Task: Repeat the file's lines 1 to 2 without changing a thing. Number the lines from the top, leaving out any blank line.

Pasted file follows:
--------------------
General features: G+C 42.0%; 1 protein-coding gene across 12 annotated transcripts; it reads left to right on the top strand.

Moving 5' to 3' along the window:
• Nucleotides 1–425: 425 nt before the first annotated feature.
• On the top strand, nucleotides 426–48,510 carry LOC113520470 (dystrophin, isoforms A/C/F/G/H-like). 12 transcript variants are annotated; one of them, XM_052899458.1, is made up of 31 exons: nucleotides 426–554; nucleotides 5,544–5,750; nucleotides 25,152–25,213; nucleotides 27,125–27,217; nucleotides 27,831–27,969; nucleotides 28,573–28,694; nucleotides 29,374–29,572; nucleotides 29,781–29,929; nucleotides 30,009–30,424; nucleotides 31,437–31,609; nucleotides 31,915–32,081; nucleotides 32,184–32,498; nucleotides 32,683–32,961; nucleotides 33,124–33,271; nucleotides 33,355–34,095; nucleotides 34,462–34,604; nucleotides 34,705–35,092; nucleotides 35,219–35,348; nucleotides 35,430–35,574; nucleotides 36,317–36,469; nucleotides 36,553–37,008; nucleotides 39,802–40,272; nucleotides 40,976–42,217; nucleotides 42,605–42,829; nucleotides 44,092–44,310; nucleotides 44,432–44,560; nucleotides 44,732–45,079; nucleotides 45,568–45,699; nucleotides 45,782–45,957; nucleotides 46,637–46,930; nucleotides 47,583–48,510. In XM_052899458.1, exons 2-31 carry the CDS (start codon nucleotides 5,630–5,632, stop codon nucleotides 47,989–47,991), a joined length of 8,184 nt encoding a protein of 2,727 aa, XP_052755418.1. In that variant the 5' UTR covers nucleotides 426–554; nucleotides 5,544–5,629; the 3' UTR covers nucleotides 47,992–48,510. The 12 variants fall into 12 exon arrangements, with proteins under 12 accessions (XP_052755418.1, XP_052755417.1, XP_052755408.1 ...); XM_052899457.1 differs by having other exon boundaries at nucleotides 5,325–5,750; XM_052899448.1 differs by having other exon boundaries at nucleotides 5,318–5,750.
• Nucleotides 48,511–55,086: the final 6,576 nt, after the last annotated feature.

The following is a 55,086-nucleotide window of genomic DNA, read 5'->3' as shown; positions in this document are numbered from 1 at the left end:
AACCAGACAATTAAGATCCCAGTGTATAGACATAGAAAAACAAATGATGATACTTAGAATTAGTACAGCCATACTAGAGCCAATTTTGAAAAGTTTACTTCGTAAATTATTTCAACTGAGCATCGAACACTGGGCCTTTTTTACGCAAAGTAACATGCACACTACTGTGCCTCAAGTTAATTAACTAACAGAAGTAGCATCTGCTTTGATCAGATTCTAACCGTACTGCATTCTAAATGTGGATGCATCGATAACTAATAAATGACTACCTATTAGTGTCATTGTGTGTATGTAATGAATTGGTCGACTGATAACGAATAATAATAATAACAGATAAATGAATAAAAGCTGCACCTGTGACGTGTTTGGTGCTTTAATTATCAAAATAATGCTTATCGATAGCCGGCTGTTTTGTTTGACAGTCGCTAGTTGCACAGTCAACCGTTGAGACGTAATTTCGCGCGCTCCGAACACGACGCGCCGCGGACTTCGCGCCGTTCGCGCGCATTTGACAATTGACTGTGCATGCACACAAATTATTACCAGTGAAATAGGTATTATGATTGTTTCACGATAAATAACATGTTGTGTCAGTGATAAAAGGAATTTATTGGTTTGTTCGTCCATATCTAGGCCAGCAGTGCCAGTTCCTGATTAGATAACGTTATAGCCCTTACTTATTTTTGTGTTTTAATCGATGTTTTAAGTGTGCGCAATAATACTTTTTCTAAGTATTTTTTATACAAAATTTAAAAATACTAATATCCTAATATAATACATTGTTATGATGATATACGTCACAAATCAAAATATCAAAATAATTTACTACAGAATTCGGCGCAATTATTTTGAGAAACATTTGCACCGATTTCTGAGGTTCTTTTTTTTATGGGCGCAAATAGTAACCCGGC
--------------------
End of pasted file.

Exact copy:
General features: G+C 42.0%; 1 protein-coding gene across 12 annotated transcripts; it reads left to right on the top strand.

Moving 5' to 3' along the window: